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Out of that experience I must say that, as much as one might be tempted to laugh at the bizarre antics of Sunday’s incident involving small Iranian boats and US naval ships in the Strait of Hormuz, this is—as my old Russian professor used to say—nothing to laugh.
The situation is so reminiscent of what happened—and didn’t happen—from Aug 2-4, 1964 in the Gulf of Tonkin and in Washington, it is in no way funny. At the time, the US had about 16,000 troops in South Vietnam. The war that was “justified” by the Tonkin Gulf resolution of Aug. 7, 1964 led to a buildup to 535,000 US troops in the late Sixties, 58,000 of whom were killed—not to mention the estimated two million Vietnamese who lost their lives by then and in the ensuing ten years.
Ten years. How can our president speak so glibly about ten more years of a U.S. armed presence in Iraq? Wonder why he doesn’t know anything about Vietnam.
Intelligence Lessons From Vietnam and Iraq
What follows is written primarily for honest intelligence analysts and managers still on “active duty.” The issuance of the recent National Intelligence Estimate (NIE) on Iran was particularly welcome to those of us who had been hoping there were enough of you left who had not been thoroughly corrupted by former CIA Director George Tenet and his flock of malleable managers.
We are not so much surprised at the integrity of Tom Fingar, who is in charge of national intelligence analysis. He showed his mettle in manfully resisting forgeries and fairy tales about Saddam Hussein’s “weapons of mass destruction.” What is, frankly, a happy surprise is the fact that he and other non-ideologues and non-careerist professionals have been able to prevail and speak truth to power on such dicey issues as Iran-nuclear, the upsurge in terrorism caused by the US invasion of Iraq, and the year-old NIE saying Iraq is headed for hell in a hand basket (with no hint that a “surge” could make a difference).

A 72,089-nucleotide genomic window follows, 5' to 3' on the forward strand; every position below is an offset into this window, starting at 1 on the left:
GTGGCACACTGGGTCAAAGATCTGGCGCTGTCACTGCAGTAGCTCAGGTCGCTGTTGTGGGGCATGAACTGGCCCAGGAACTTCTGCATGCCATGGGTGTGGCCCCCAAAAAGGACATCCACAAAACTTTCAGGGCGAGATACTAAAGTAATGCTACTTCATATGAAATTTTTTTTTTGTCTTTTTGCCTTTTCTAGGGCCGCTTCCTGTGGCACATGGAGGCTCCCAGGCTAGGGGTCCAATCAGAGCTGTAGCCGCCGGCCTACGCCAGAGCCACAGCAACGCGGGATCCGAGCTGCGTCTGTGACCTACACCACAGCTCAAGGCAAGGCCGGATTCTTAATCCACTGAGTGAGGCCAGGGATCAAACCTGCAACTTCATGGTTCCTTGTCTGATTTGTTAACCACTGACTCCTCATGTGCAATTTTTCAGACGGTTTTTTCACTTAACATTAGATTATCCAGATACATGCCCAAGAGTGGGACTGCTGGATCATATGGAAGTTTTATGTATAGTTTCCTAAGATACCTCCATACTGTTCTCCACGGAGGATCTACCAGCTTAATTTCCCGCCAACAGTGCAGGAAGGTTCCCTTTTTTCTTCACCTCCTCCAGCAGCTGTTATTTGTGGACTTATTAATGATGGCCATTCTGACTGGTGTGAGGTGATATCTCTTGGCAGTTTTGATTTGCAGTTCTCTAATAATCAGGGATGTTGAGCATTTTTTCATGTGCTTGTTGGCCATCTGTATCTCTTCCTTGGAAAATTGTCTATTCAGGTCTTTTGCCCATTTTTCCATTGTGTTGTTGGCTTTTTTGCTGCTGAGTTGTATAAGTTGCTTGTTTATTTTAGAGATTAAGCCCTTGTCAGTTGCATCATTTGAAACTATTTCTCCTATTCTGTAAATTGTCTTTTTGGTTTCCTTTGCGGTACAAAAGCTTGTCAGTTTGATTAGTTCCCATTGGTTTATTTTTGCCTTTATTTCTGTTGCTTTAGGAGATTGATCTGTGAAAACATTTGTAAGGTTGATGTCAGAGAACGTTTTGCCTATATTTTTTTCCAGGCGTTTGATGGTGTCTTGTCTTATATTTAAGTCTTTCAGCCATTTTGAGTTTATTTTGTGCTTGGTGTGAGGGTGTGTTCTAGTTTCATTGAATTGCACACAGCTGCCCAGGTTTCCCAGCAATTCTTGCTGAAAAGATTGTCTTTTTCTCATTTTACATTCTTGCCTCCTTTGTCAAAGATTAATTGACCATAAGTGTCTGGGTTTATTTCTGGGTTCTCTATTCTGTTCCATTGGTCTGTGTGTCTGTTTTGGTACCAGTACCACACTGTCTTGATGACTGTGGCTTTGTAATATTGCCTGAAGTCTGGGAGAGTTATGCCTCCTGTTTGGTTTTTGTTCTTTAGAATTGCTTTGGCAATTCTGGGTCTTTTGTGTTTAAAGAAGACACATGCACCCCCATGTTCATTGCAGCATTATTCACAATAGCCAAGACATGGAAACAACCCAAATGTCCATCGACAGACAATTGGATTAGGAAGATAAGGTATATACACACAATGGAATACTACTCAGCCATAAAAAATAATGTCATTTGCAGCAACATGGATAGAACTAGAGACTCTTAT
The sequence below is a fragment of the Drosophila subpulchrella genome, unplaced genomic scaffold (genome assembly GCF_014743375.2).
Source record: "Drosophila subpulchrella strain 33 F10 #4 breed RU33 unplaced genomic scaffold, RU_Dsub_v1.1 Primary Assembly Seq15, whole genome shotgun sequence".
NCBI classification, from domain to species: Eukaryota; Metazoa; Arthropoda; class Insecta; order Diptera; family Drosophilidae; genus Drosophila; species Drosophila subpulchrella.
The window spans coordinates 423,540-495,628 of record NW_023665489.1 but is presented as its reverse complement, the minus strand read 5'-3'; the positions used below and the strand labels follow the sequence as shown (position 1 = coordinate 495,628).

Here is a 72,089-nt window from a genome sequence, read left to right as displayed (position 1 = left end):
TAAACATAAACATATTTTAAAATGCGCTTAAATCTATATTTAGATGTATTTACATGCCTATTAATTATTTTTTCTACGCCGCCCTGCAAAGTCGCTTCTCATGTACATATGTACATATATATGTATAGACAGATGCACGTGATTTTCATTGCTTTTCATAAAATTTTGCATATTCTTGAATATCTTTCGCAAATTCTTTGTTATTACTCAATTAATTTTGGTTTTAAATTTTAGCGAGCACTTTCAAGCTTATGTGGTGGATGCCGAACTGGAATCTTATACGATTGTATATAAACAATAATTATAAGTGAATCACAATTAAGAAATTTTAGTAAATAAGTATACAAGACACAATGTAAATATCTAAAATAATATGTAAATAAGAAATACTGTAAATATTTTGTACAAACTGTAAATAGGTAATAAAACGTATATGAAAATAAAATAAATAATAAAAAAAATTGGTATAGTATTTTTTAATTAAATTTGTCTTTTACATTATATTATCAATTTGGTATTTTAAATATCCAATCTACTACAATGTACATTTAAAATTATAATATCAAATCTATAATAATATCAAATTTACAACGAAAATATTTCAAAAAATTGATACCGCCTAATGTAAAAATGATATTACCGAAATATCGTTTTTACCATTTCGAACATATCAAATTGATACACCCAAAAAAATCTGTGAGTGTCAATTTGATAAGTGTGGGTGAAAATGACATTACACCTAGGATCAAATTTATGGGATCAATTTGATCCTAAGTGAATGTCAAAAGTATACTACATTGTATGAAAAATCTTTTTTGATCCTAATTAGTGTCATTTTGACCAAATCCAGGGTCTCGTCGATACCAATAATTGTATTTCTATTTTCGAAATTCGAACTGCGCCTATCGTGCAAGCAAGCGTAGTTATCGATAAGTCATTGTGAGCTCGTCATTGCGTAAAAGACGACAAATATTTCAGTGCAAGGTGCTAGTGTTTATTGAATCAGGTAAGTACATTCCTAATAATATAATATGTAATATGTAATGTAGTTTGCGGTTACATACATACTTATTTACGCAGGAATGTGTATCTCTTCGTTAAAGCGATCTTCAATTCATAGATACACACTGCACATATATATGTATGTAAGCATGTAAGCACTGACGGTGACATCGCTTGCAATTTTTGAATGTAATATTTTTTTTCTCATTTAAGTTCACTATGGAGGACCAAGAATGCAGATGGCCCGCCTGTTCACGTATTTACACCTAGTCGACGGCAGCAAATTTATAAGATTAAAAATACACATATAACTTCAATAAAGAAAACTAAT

But those are the NIEs. They share the status of “supreme genre” of analytic product with the President’s Daily Brief and other vehicles for current intelligence, the field in which I labored, first in the analytic trenches and then as a briefer at the White House, for most of my 27-year career. True, the NIE “Iraq’s Continuing Program for Weapons of Mass Destruction” of Oct. 1, 2002 (wrong on every major count) greased the skids for the attack on Iraq on March 19, 2003. But it is more often current intelligence that is fixed upon to get the country into war.
The Tonkin Gulf events are perhaps the best case in point. We retired professionals are hopeful that Fingar can ensure integrity in the current intelligence process as well as in intelligence estimates.
Salivating for Wider War: Tonkin Gulf
Given the confusion last Sunday in the Persian Gulf, you need to remember that a “known known” in the form of a non-event has already been used to sell a major war—Vietnam. It is not only in retrospect that we know that no attack occurred that night.
Those of us in intelligence, not to mention President Lyndon Johnson, Defense Secretary Robert McNamara, and national security adviser, McGeorge Bundy all knew full well that the evidence of any armed attack on the evening of Aug. 4, 1964, the so-called “second” Tonkin Gulf incident, was highly dubious. But it fit the president’s purposes, so they lent a hand to facilitate escalation of the war.
During the summer of 1964 President Johnson and the Joint Chiefs of Staff were eager to widen the war in Vietnam. They stepped up sabotage and hit-and-run attacks on the coast of North Vietnam. Defense Secretary Robert McNamara later admitted that he and other senior leaders had concluded that the seaborne attacks “amounted to little more than pinpricks” and “were essentially worthless,” but they continued.
Concurrently, the National Security Agency was ordered to collect signals intelligence from the North Vietnamese coast on the Gulf of Tonkin, and the surprise coastal attacks were seen as a helpful way to get the North Vietnamese to turn on their coastal radars. The destroyer USS Maddox, carrying electronic spying gear, was authorized to approach as close as eight miles from the coast and four miles from offshore islands, some of which had been subjected to intense shelling by clandestine attack boats.
As James Bamford describes it in “Body of Secrets:”
“The twin missions of the Maddox were in a sense symbiotic. The vessel’s primary purpose was to act as a seagoing provocateur—to poke its sharp gray bow and the American flag as close to the belly of North Vietnam as possible, in effect shoving its 5-inch cannons up the nose of the Communist navy. In turn, this provocation would give the shore batteries an excuse to turn on as many coastal defense radars, fire control systems, and communications channels as possible, which could then be captured by the men...at the radar screens. The more provocation, the more signals...